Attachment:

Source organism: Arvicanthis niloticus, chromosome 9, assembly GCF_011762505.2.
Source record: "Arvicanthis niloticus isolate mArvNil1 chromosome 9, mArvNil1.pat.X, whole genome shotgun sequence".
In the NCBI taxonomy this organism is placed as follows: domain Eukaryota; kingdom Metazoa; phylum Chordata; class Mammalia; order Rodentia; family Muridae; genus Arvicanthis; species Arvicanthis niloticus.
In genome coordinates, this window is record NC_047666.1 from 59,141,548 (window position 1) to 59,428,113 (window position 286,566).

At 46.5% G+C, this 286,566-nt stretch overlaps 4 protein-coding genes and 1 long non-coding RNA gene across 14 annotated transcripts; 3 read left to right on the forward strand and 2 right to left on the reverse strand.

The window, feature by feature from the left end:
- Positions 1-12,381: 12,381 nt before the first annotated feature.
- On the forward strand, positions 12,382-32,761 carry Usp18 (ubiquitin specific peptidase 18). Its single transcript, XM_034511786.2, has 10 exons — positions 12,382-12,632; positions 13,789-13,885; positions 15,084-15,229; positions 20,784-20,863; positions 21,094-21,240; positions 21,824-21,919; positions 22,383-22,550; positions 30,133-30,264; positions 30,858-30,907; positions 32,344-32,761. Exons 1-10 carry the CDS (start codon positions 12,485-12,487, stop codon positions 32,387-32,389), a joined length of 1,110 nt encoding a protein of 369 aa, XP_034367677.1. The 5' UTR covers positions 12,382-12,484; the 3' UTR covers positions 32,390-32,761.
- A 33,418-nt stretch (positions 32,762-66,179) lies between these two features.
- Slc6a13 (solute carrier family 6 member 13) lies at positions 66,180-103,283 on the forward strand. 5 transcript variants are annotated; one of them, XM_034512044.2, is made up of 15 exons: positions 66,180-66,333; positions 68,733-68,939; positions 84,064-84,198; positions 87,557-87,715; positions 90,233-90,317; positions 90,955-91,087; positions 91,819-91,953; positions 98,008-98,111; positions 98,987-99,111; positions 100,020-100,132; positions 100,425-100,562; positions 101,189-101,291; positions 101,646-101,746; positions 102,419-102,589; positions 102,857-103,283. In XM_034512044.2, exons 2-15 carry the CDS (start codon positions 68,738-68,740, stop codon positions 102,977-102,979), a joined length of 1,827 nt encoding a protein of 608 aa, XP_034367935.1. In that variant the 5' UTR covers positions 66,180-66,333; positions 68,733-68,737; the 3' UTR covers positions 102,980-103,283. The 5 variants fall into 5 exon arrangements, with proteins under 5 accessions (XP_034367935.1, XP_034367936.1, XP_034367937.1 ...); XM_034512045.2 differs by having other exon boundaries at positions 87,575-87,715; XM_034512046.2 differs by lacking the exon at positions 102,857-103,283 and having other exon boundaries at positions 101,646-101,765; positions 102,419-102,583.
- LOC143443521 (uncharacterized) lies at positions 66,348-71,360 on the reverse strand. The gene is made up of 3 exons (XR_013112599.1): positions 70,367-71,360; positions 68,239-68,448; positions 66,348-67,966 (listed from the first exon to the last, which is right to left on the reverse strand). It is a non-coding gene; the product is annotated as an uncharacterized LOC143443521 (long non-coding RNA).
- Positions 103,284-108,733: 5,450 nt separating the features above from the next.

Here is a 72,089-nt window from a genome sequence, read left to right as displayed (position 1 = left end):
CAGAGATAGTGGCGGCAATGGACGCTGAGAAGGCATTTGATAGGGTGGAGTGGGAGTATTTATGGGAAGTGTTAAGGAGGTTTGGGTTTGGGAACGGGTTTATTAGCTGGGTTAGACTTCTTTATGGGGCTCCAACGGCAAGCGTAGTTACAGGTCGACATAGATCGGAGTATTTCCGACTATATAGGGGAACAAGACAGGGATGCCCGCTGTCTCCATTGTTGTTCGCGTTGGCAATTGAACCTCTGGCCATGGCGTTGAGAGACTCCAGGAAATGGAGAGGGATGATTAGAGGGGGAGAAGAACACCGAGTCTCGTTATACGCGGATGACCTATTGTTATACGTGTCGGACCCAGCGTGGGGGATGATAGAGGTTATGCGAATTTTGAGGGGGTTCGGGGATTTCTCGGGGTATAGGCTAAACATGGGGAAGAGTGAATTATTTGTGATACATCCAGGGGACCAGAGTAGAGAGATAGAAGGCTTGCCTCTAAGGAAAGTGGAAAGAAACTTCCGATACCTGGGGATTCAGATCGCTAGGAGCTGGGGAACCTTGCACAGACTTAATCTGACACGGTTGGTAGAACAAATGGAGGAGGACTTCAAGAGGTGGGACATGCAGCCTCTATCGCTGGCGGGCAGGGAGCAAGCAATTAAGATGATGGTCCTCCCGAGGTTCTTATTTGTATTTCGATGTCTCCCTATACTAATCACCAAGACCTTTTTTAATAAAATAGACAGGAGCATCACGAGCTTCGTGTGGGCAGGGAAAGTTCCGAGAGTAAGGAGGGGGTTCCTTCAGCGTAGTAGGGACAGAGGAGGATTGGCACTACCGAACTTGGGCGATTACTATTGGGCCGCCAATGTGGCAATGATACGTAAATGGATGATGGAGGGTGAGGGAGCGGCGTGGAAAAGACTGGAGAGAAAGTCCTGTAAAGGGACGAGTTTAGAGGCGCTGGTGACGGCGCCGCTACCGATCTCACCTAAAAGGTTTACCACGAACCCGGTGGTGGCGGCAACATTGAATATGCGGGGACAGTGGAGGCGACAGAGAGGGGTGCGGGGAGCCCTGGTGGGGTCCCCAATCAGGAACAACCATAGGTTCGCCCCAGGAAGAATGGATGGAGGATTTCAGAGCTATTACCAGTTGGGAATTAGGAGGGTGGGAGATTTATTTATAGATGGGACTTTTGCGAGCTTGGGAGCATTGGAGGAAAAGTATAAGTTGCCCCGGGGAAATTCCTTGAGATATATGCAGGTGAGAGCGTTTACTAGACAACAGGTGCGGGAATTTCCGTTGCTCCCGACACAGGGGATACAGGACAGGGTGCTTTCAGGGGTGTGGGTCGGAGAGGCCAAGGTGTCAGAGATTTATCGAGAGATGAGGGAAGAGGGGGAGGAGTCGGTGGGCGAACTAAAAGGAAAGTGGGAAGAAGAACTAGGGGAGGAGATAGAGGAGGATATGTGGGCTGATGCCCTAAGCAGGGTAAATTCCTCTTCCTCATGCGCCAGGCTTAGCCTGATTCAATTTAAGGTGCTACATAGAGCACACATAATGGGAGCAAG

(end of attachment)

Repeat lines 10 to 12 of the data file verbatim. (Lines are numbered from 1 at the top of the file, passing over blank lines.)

- Slc6a13 (solute carrier family 6 member 13) lies at positions 66,180-103,283 on the forward strand. 5 transcript variants are annotated; one of them, XM_034512044.2, is made up of 15 exons: positions 66,180-66,333; positions 68,733-68,939; positions 84,064-84,198; positions 87,557-87,715; positions 90,233-90,317; positions 90,955-91,087; positions 91,819-91,953; positions 98,008-98,111; positions 98,987-99,111; positions 100,020-100,132; positions 100,425-100,562; positions 101,189-101,291; positions 101,646-101,746; positions 102,419-102,589; positions 102,857-103,283. In XM_034512044.2, exons 2-15 carry the CDS (start codon positions 68,738-68,740, stop codon positions 102,977-102,979), a joined length of 1,827 nt encoding a protein of 608 aa, XP_034367935.1. In that variant the 5' UTR covers positions 66,180-66,333; positions 68,733-68,737; the 3' UTR covers positions 102,980-103,283. The 5 variants fall into 5 exon arrangements, with proteins under 5 accessions (XP_034367935.1, XP_034367936.1, XP_034367937.1 ...); XM_034512045.2 differs by having other exon boundaries at positions 87,575-87,715; XM_034512046.2 differs by lacking the exon at positions 102,857-103,283 and having other exon boundaries at positions 101,646-101,765; positions 102,419-102,583.
- LOC143443521 (uncharacterized) lies at positions 66,348-71,360 on the reverse strand. The gene is made up of 3 exons (XR_013112599.1): positions 70,367-71,360; positions 68,239-68,448; positions 66,348-67,966 (listed from the first exon to the last, which is right to left on the reverse strand). It is a non-coding gene; the product is annotated as an uncharacterized LOC143443521 (long non-coding RNA).
- Positions 103,284-108,733: 5,450 nt separating the features above from the next.